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Former Department of Justice Attorney Apologizes for Tailoring Trump’s Executive Orders to Make Them ‘Lawful’


A former lawyer at the Justice Department’s Office of Legal Counsel (OLC) wrote this weekend that competent lawyers who thought continuing to serve at the DOJ under Donald Trump was in the country’s best interest were in fact complicit in damaging U.S. democracy by normalizing and enabling the president’s “assault on reality.”

In an op-ed published Sunday in the New York Times, Erica Newland—who served as an OLC Attorney Advisor from 2016 to 2018—wrote that her job essentially consisted of revising the president’s executive orders to ensure they complied with existing constitutional principles and federal law. Though she first joined the department under President Barack Obama, Newland said she was wrong to believe that narrowly tailoring executive orders, such as the Muslim Ban, would have an anodyne effect on an otherwise destructive and anti-democratic agenda. Newland said her efforts, however, had the opposite outcome, providing legal cover and an air of legitimacy that was reinforced by the courts.

“This burst into public view early in the Trump administration in the litigation over the executive order banning travel from several predominantly Muslim countries, which my office approved,” Newland wrote. “The first Muslim ban was rushed out the door. It was sweeping and sloppy; the courts quickly put a halt to it. The successive discriminatory bans benefited from more time and attention from the department’s lawyers, who narrowed them but also made them more technocratic and therefore harder for the courts to block.”

Shortly after the U.S. Supreme Court upheld the constitutionality of the third and final Muslin Ban in June of 2018, Newland began to realize her efforts—which, in her view, included “matters targeting noncitizens, dismantling the Civil Service, and camouflaging the president’s corruption”—were a bridge too far and worth resigning over.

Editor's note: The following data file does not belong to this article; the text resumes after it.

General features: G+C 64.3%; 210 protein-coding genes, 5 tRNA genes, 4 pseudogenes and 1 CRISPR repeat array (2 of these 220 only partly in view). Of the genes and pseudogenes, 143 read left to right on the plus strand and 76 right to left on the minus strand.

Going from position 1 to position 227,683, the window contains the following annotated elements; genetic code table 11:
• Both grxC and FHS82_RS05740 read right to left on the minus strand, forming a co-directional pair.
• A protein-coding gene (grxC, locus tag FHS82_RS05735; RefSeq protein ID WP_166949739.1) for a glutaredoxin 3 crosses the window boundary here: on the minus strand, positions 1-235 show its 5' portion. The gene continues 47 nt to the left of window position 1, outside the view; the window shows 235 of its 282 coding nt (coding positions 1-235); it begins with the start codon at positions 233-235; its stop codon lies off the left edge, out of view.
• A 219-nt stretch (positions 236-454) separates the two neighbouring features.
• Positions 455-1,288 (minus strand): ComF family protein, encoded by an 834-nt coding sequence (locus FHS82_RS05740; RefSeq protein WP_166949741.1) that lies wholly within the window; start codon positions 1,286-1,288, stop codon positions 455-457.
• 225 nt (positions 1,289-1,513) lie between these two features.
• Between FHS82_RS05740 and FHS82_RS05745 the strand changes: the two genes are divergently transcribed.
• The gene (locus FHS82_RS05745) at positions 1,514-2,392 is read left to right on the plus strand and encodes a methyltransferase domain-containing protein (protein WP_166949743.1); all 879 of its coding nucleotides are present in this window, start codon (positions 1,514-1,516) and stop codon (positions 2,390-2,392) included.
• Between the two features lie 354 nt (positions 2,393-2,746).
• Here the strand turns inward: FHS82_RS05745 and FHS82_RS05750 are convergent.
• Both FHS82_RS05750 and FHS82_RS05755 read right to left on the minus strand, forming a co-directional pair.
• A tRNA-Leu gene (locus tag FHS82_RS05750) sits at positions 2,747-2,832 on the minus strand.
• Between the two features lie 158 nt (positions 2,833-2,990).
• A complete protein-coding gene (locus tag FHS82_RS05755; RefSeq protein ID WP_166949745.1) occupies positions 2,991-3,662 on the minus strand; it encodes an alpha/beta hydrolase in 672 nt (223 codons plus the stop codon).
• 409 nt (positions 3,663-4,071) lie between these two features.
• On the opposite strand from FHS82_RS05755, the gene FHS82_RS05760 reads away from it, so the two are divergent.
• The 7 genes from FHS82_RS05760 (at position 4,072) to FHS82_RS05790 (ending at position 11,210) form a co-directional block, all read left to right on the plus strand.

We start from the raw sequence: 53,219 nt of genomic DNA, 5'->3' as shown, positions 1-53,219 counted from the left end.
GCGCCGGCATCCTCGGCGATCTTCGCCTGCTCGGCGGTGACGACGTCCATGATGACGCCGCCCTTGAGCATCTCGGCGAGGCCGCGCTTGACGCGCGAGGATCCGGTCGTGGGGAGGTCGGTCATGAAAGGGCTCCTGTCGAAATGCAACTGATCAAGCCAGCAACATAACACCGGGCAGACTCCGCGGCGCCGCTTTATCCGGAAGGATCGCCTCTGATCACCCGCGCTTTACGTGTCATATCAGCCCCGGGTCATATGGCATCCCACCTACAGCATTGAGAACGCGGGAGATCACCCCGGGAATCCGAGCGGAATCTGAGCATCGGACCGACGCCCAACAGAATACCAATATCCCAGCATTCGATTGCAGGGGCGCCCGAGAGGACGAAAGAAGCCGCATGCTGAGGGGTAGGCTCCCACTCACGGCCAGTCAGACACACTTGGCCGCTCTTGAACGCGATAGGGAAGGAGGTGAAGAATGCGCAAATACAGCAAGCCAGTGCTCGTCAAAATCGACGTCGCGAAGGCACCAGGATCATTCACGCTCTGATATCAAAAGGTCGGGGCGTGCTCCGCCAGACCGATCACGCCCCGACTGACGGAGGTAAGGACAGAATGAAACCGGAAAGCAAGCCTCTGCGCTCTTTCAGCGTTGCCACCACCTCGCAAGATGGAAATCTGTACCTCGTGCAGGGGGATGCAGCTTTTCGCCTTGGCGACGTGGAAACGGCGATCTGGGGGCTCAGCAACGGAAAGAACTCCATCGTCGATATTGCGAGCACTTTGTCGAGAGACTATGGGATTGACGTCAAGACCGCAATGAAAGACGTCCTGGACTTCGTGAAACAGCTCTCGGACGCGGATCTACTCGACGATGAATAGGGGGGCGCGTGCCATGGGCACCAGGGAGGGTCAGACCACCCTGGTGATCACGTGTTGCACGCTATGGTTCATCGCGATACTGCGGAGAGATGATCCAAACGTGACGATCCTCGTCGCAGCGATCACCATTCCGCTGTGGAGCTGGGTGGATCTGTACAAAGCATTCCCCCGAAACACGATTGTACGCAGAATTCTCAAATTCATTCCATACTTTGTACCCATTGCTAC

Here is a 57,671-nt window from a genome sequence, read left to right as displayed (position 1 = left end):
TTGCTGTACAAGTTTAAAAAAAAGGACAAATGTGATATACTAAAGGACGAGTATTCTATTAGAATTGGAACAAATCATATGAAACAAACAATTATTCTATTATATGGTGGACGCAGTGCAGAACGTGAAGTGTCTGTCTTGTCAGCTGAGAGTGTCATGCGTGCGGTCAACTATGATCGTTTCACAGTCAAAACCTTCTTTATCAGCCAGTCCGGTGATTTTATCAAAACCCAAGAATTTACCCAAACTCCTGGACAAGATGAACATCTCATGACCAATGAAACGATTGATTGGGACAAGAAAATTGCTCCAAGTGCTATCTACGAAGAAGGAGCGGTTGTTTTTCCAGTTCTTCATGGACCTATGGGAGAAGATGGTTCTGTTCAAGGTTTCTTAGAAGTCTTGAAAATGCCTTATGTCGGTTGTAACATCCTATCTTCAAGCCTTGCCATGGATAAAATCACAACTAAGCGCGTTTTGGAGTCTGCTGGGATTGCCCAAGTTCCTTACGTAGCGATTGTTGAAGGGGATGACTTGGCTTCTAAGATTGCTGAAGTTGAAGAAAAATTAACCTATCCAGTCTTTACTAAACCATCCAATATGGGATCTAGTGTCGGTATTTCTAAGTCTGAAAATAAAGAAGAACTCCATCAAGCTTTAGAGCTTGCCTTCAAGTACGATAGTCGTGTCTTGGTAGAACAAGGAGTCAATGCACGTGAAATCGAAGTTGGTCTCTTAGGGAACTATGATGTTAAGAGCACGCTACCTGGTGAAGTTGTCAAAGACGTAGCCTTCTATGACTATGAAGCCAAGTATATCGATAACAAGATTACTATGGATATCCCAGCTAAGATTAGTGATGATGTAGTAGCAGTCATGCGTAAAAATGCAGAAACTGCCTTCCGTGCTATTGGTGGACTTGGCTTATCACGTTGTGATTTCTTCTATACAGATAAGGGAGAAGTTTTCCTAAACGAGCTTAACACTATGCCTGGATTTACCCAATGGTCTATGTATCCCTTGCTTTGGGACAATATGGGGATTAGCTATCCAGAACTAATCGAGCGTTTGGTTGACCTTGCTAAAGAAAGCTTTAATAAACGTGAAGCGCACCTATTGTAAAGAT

More recently, Newland said watching President Trump’s unsuccessful attacks on the legitimacy of the election results and the “second rate” lawyering of his campaign attorneys (a.k.a. the “elite strike force” team) brought her to the conclusion that damage could have been avoided if she and other career attorneys had simply walked away from the department—leaving less competent lawyers in their stead.

“The story of the Trump campaign’s attack on our elections could have been the story of the Trump administration’s four-year-long attack on our institutions. If, early on, the Justice Department lawyers charged with selling the administration’s lies had emptied the ranks — withholding our talents and reputations and demanding the same of our professional peers — the work of defending President Trump’s policies would have been left to the types of attorneys now representing his campaign,” she wrote. “Lawyers like Mr. [Rudy] Giuliani would have had to defend the Muslim ban in court. Had that happened, judges would have likely dismantled the Trump facade from the beginning, stopping the momentum of his ugliest and most destructive efforts and bringing much-needed accountability early in his presidency.”

Newland, who now works for the government watchdog group Protect Democracy, said she and her colleagues owed the American people an apology for enabling Trump’s “assault on reality” and “assault on our democracy.”

“No matter our intentions, we were complicit. We collectively perpetuated an anti-democratic leader by conforming to his assault on reality,” she wrote. “We may have been victims of the system, but we were also its instruments. No matter how much any one of us pushed back from within, we did so as members of a professional class of government lawyers who enabled an assault on our democracy — an assault that nearly ended it.”

[image via Joshua Roberts/Getty Images]

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Jerry Lambe is a journalist at Law&Crime. He is a graduate of Georgetown University and New York Law School and previously worked in financial securities compliance and Civil Rights employment law.